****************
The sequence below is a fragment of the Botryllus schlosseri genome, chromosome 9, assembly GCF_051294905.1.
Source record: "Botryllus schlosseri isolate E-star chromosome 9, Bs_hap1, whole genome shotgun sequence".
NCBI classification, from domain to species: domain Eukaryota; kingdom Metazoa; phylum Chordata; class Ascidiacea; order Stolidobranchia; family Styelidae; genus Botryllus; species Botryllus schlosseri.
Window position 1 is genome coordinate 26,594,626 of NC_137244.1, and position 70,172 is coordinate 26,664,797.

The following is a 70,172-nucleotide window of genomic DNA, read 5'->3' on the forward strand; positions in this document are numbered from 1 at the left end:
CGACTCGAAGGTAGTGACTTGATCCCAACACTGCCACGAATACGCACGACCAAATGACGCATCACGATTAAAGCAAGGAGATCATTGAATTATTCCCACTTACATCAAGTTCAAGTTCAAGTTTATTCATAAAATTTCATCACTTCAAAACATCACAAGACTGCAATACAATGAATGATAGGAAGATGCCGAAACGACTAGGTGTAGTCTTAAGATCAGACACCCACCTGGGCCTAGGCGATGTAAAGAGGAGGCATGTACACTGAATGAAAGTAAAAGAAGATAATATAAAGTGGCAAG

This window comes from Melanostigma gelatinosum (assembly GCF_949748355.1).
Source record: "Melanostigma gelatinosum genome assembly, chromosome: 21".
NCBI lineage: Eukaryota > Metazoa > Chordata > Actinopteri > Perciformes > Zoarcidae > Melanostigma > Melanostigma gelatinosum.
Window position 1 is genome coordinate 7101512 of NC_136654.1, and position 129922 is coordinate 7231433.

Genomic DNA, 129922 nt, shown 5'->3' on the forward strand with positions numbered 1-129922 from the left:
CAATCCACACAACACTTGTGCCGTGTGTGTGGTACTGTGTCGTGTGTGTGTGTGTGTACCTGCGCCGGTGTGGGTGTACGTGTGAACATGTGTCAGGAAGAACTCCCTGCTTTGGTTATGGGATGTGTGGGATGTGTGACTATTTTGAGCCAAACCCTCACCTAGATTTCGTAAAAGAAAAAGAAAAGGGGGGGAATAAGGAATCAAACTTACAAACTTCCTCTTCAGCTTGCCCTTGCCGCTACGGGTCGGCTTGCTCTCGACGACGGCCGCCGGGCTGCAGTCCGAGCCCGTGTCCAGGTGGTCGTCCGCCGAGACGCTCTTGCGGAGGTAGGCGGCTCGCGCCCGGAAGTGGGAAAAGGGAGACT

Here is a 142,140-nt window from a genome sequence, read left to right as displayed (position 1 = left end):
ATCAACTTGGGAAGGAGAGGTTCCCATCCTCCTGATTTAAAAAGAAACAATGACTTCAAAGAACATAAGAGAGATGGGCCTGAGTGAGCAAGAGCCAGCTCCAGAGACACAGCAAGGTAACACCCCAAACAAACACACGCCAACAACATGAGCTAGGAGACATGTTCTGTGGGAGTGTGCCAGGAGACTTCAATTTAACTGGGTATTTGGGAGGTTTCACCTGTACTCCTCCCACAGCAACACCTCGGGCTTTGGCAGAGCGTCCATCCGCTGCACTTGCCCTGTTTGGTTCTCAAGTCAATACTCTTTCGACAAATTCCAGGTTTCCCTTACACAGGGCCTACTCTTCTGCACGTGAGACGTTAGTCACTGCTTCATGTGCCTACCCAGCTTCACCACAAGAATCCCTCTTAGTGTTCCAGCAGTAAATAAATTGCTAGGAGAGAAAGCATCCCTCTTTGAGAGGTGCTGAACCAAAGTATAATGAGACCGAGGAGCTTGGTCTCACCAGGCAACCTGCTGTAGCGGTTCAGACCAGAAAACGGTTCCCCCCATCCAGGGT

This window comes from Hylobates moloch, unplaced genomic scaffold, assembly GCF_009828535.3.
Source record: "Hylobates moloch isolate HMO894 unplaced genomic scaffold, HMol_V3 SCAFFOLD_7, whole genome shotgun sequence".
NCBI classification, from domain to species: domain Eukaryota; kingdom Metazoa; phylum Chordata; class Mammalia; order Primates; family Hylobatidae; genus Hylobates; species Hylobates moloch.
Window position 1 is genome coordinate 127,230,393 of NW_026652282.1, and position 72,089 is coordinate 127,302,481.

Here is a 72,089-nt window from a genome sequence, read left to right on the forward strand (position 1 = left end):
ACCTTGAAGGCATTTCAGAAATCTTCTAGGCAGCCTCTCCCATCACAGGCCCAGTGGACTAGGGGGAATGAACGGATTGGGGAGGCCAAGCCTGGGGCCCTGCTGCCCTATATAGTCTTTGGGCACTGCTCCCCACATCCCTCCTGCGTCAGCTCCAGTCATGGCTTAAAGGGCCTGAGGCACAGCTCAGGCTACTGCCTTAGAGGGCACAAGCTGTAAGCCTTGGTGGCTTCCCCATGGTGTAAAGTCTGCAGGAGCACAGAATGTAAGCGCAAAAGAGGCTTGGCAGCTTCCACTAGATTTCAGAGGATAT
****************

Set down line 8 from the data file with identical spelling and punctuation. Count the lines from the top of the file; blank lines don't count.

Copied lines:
Source record: "Melanostigma gelatinosum genome assembly, chromosome: 21".